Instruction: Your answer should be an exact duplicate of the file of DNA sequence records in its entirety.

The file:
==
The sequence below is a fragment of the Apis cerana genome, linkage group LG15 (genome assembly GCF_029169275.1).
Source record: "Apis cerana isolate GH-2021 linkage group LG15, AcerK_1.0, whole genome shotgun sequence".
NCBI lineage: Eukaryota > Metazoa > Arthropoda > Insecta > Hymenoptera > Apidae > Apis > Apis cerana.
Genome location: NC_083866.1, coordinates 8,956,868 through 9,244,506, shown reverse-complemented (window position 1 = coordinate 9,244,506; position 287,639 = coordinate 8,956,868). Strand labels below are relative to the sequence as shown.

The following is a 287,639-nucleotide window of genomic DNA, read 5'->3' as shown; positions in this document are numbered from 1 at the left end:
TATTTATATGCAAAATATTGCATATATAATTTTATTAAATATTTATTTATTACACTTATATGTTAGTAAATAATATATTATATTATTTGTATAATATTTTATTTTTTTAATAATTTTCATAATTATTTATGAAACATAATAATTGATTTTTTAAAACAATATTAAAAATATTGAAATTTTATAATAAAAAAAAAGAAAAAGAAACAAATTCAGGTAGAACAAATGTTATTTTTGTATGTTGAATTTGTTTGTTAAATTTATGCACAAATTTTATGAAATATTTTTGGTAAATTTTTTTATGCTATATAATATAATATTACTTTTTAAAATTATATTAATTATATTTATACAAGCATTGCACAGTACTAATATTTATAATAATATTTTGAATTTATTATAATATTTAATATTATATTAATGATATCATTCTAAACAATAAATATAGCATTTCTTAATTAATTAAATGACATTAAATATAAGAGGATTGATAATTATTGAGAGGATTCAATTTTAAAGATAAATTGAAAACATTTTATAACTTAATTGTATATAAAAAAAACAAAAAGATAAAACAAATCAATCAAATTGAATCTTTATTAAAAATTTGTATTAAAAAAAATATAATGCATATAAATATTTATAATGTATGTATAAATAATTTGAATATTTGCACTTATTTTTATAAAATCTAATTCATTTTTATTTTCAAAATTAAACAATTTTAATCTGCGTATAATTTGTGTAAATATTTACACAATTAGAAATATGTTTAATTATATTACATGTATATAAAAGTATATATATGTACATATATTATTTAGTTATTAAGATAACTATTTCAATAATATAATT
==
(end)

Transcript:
The sequence below is a fragment of the Apis cerana genome, linkage group LG15 (genome assembly GCF_029169275.1).
Source record: "Apis cerana isolate GH-2021 linkage group LG15, AcerK_1.0, whole genome shotgun sequence".
NCBI lineage: Eukaryota > Metazoa > Arthropoda > Insecta > Hymenoptera > Apidae > Apis > Apis cerana.
Genome location: NC_083866.1, coordinates 8,956,868 through 9,244,506, shown reverse-complemented (window position 1 = coordinate 9,244,506; position 287,639 = coordinate 8,956,868). Strand labels below are relative to the sequence as shown.

The following is a 287,639-nucleotide window of genomic DNA, read 5'->3' as shown; positions in this document are numbered from 1 at the left end:
TATTTATATGCAAAATATTGCATATATAATTTTATTAAATATTTATTTATTACACTTATATGTTAGTAAATAATATATTATATTATTTGTATAATATTTTATTTTTTTAATAATTTTCATAATTATTTATGAAACATAATAATTGATTTTTTAAAACAATATTAAAAATATTGAAATTTTATAATAAAAAAAAAGAAAAAGAAACAAATTCAGGTAGAACAAATGTTATTTTTGTATGTTGAATTTGTTTGTTAAATTTATGCACAAATTTTATGAAATATTTTTGGTAAATTTTTTTATGCTATATAATATAATATTACTTTTTAAAATTATATTAATTATATTTATACAAGCATTGCACAGTACTAATATTTATAATAATATTTTGAATTTATTATAATATTTAATATTATATTAATGATATCATTCTAAACAATAAATATAGCATTTCTTAATTAATTAAATGACATTAAATATAAGAGGATTGATAATTATTGAGAGGATTCAATTTTAAAGATAAATTGAAAACATTTTATAACTTAATTGTATATAAAAAAAACAAAAAGATAAAACAAATCAATCAAATTGAATCTTTATTAAAAATTTGTATTAAAAAAAATATAATGCATATAAATATTTATAATGTATGTATAAATAATTTGAATATTTGCACTTATTTTTATAAAATCTAATTCATTTTTATTTTCAAAATTAAACAATTTTAATCTGCGTATAATTTGTGTAAATATTTACACAATTAGAAATATGTTTAATTATATTACATGTATATAAAAGTATATATATGTACATATATTATTTAGTTATTAAGATAACTATTTCAATAATATAATT